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Back Matter

Back Matter

Gavin Gray, and Tamon Asonuma
Published Date:
April 2011
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      Ahmed, F., R.Arezki, and N.Funke,2007, “The Composition of Capital Flows to South Africa,Journal of International Development, Vol. 19, pp. 275294.

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    Figure A1.Share of Total Equity Flows/Bond Flows into EM Countries

    Figure A2.Relation of Average of Estimated Residuals on Bond Flow Share with “Pull Factors”

    In this paper, we focus on 20 “peer countries” of South Africa (18 emerging countries including South Africa and 2 advanced countries) which are regarded as peer countries for South Africa in terms of GDP and their external openness. These countries are Argentina, Brazil, Chile, China, Colombia, Hungary, India, Indonesia, Israel, Korea, Malaysia, Mexico, Peru, Poland, the Philippines, Russia, South Africa, Thailand, Turkey, and Ukraine.

    They show that positive shocks to the stock market elicit an insignificant response to the net corporate bond inflow and a significant short-term positive response to the net corporate stock flow. The net corporate stock inflow does not respond to risk aversion, while bond inflows do exhibit a significant mid-term response to an increase in risk aversion.

    Portes and Rey (2005) explore a new panel data set on bilateral gross cross-border equity flows between 14 countries during 1989—96 and show that gross equity transaction flows depend on market size in both source and destination country, as well as trading costs, in which information and the transaction technology play a role.

    Remoteness is the GDP-weighted average distance to the G-7 and is expected to enter with a positive sign. It aims to capture a dependence of the effect of bilateral distance on the proximity of third trading partners: two countries located close to each other but “distant” from the world output are likely to transact more with each other than two equally distant states closer to world output.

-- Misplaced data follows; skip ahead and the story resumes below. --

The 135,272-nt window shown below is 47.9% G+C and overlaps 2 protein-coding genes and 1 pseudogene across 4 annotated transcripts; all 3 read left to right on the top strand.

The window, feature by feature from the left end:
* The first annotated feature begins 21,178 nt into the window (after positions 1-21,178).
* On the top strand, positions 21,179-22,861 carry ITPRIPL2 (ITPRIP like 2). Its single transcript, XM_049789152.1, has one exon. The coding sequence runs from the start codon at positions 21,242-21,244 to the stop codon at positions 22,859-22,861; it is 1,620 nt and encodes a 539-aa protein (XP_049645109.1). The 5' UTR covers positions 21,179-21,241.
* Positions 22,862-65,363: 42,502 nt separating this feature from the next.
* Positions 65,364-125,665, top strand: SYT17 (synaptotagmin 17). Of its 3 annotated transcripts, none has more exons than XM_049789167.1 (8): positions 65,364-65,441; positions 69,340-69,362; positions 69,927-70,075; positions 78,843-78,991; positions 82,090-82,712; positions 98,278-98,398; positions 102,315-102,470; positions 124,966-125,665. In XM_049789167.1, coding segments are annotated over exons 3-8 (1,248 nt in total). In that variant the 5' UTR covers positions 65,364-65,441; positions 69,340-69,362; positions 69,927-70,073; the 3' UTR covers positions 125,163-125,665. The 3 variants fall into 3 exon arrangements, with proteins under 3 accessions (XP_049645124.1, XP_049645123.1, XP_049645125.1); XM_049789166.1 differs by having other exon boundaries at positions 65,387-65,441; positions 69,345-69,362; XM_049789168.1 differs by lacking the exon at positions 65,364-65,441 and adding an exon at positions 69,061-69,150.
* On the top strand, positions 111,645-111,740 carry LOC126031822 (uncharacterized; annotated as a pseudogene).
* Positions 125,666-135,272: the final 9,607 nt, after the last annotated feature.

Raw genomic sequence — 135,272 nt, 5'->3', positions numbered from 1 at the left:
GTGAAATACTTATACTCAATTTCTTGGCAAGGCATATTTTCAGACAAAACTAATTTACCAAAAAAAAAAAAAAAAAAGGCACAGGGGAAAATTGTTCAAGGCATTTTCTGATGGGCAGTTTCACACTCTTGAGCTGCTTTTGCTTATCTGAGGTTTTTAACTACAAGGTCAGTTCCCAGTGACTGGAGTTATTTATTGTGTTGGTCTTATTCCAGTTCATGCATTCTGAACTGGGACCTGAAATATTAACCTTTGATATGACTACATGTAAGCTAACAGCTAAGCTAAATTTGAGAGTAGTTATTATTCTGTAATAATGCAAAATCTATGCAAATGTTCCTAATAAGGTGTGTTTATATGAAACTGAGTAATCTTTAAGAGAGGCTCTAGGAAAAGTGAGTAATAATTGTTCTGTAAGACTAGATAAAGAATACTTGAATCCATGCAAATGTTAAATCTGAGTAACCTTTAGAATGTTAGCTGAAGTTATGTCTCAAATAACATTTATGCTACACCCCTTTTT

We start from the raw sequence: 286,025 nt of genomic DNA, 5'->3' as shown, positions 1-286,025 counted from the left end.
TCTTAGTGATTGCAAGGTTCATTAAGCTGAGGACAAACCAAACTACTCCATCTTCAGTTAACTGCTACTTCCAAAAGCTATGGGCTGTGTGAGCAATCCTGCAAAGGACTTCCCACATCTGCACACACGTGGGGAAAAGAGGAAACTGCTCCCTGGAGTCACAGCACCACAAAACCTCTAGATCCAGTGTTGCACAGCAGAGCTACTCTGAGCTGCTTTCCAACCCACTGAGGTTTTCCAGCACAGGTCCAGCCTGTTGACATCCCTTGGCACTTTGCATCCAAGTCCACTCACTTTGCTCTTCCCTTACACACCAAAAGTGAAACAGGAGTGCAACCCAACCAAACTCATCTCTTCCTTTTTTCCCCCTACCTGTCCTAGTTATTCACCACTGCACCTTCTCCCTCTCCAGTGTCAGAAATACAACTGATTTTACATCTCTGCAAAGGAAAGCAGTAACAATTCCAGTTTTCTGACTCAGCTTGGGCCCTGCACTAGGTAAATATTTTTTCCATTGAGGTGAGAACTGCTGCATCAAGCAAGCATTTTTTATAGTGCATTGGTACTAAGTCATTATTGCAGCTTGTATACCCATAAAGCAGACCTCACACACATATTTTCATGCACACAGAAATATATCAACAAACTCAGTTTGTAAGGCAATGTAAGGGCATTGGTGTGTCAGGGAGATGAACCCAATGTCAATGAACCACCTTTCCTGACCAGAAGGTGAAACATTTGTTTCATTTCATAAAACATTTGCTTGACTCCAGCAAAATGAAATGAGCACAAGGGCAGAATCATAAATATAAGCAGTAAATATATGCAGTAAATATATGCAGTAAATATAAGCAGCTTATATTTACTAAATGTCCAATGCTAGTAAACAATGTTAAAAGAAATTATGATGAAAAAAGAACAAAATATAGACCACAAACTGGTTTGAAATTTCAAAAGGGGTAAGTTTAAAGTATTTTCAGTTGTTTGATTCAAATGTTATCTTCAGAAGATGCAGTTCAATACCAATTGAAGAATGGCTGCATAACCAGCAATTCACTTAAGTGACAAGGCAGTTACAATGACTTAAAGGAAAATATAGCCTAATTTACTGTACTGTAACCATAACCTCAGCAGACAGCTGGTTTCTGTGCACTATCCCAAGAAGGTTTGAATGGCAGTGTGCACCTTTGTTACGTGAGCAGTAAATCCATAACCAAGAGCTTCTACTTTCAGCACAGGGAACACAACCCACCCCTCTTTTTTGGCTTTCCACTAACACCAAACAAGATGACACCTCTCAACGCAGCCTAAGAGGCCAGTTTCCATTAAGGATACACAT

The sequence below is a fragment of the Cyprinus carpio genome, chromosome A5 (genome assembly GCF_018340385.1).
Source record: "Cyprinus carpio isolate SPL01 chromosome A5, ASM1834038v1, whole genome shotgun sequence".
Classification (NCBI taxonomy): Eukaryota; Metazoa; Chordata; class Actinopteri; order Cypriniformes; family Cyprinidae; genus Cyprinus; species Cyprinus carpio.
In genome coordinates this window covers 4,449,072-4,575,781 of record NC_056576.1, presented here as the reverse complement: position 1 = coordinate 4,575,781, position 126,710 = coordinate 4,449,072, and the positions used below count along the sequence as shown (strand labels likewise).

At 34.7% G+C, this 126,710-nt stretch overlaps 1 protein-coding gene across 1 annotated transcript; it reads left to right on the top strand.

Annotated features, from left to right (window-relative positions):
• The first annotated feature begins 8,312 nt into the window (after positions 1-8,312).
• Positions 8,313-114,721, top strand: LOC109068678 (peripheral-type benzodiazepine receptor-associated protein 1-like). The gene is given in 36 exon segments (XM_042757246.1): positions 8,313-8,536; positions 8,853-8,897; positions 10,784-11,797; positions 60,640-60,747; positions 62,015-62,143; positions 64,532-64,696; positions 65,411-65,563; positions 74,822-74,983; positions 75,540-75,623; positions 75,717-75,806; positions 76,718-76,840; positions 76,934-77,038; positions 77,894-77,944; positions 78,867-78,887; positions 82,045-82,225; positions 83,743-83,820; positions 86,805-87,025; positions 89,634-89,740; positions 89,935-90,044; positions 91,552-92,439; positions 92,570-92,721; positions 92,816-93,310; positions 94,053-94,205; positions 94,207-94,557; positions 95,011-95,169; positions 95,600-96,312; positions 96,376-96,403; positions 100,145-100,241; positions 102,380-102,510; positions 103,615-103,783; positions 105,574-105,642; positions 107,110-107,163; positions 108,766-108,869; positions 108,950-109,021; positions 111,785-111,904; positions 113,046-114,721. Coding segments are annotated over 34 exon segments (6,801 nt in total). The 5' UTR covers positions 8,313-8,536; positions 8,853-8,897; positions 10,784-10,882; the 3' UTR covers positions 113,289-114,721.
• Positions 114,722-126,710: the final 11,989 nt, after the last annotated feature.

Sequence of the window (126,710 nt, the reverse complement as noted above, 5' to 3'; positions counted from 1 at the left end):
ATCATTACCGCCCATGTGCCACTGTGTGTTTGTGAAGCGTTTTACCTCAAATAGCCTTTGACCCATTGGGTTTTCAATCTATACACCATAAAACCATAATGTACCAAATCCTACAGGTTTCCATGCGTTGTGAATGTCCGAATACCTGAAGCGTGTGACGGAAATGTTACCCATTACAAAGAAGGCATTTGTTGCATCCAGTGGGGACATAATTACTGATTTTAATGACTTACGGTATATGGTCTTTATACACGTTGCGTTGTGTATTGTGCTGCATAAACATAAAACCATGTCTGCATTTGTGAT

Ahmed, Arezki, and Funke (2007) also indicate that a reduction in exchange rate volatility and an increase in reserves—accumulated at a pace dictated by prevailing market condition—would most likely also lead to changes in the composition of capital flows and increase the share of FDI.

    We do not have annual series available for some series, for instance, gross debt flow and equity flow. We calculate annual-frequency data based on quarterly data for periods 2009:Q4 to 2010:Q3.

    In the specification for flow shares, we do not include country-invariant global factors as explanatory variables as the global factors matter for total amount of flows, not shares of total flows into sample countries. By inserting with interactions with country-specific fixed effects, we attempt to capture the impacts of global factors on the flow shares of particular country, in this case, South Africa.

    Figure A2 in the Appendix shows a relationship in terms of average over the entire sample period. It is clear from Figure A2 that the average bond share of South Africa is much higher than that of EM countries and also the amount explained by macroeconomic variables.

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